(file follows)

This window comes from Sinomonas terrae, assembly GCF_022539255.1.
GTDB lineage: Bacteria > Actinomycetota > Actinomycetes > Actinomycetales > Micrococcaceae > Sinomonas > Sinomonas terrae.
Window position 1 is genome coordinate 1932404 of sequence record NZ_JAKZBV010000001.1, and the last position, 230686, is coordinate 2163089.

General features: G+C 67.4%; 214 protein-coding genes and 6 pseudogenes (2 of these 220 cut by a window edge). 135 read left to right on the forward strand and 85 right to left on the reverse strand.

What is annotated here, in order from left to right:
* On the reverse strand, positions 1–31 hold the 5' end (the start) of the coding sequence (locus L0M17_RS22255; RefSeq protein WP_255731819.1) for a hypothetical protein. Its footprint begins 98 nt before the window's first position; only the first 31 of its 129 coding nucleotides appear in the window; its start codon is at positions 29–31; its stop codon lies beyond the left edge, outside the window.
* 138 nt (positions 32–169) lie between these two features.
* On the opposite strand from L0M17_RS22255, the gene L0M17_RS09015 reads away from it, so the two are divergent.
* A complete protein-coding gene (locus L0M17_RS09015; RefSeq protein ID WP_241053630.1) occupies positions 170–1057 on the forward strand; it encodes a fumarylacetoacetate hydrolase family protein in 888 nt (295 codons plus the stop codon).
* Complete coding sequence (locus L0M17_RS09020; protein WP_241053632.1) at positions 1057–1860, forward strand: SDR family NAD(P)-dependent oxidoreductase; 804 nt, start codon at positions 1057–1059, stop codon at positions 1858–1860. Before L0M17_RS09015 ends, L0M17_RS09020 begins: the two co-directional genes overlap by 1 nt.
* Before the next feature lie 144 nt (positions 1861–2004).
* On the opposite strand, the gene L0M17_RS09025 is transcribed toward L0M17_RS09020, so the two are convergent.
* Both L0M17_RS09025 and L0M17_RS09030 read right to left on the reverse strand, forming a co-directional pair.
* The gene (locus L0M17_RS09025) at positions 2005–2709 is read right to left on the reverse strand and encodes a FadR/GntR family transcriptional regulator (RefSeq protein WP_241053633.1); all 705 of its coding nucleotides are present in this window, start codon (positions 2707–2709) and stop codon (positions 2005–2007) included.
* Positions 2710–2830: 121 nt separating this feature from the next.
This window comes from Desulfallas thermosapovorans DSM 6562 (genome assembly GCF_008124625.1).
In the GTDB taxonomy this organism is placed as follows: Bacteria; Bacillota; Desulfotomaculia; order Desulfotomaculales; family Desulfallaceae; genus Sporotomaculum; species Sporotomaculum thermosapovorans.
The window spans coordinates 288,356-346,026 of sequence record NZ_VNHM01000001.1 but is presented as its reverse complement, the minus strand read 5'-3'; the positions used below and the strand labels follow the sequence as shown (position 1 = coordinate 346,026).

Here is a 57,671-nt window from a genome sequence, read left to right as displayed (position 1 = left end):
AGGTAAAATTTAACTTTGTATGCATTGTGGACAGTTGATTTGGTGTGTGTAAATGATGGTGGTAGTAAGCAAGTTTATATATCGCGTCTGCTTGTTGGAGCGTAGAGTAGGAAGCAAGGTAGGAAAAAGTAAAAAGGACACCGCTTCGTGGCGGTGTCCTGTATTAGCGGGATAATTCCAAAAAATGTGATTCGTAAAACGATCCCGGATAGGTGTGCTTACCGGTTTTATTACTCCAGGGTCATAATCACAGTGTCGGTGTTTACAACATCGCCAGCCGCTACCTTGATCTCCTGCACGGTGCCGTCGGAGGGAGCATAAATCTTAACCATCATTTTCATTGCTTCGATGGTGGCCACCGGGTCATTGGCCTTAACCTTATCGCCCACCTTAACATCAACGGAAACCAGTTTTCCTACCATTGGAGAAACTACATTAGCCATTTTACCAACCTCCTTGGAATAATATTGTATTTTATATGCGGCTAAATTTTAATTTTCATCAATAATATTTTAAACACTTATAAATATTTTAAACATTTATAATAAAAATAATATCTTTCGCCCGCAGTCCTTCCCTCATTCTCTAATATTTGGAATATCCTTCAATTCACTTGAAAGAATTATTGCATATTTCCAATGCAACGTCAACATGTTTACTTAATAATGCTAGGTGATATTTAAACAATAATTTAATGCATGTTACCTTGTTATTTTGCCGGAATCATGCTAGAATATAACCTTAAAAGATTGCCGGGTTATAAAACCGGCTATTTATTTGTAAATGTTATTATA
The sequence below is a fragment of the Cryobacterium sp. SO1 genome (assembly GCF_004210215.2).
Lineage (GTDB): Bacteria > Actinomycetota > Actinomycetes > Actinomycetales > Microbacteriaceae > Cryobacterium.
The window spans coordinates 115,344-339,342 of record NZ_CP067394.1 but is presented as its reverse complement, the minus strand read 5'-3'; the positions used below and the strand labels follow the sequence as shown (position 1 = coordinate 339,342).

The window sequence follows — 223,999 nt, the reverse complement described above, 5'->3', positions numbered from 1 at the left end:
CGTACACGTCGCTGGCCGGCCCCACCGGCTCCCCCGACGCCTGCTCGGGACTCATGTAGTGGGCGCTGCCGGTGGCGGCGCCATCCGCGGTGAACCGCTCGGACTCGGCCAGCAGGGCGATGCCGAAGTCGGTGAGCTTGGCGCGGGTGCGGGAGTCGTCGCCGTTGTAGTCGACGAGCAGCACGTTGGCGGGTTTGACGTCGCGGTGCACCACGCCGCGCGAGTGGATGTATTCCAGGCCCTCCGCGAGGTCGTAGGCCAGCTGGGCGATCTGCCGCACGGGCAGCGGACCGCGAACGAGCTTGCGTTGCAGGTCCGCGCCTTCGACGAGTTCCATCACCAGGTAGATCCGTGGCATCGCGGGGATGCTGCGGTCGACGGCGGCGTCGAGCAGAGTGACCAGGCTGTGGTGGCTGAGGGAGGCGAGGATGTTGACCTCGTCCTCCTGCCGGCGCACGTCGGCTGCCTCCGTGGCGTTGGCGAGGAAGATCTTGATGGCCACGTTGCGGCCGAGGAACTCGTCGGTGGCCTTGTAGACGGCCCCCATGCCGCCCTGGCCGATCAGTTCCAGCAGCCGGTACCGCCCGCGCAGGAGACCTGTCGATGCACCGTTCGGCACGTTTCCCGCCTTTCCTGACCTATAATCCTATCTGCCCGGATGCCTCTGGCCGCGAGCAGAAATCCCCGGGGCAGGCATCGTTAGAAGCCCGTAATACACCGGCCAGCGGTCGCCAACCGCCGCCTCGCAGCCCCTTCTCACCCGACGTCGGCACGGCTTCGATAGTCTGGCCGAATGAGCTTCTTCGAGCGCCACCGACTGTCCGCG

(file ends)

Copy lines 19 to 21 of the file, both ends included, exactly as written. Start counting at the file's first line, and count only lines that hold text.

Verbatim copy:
Here is a 57,671-nt window from a genome sequence, read left to right as displayed (position 1 = left end):
AGGTAAAATTTAACTTTGTATGCATTGTGGACAGTTGATTTGGTGTGTGTAAATGATGGTGGTAGTAAGCAAGTTTATATATCGCGTCTGCTTGTTGGAGCGTAGAGTAGGAAGCAAGGTAGGAAAAAGTAAAAAGGACACCGCTTCGTGGCGGTGTCCTGTATTAGCGGGATAATTCCAAAAAATGTGATTCGTAAAACGATCCCGGATAGGTGTGCTTACCGGTTTTATTACTCCAGGGTCATAATCACAGTGTCGGTGTTTACAACATCGCCAGCCGCTACCTTGATCTCCTGCACGGTGCCGTCGGAGGGAGCATAAATCTTAACCATCATTTTCATTGCTTCGATGGTGGCCACCGGGTCATTGGCCTTAACCTTATCGCCCACCTTAACATCAACGGAAACCAGTTTTCCTACCATTGGAGAAACTACATTAGCCATTTTACCAACCTCCTTGGAATAATATTGTATTTTATATGCGGCTAAATTTTAATTTTCATCAATAATATTTTAAACACTTATAAATATTTTAAACATTTATAATAAAAATAATATCTTTCGCCCGCAGTCCTTCCCTCATTCTCTAATATTTGGAATATCCTTCAATTCACTTGAAAGAATTATTGCATATTTCCAATGCAACGTCAACATGTTTACTTAATAATGCTAGGTGATATTTAAACAATAATTTAATGCATGTTACCTTGTTATTTTGCCGGAATCATGCTAGAATATAACCTTAAAAGATTGCCGGGTTATAAAACCGGCTATTTATTTGTAAATGTTATTATA
The sequence below is a fragment of the Cryobacterium sp. SO1 genome (assembly GCF_004210215.2).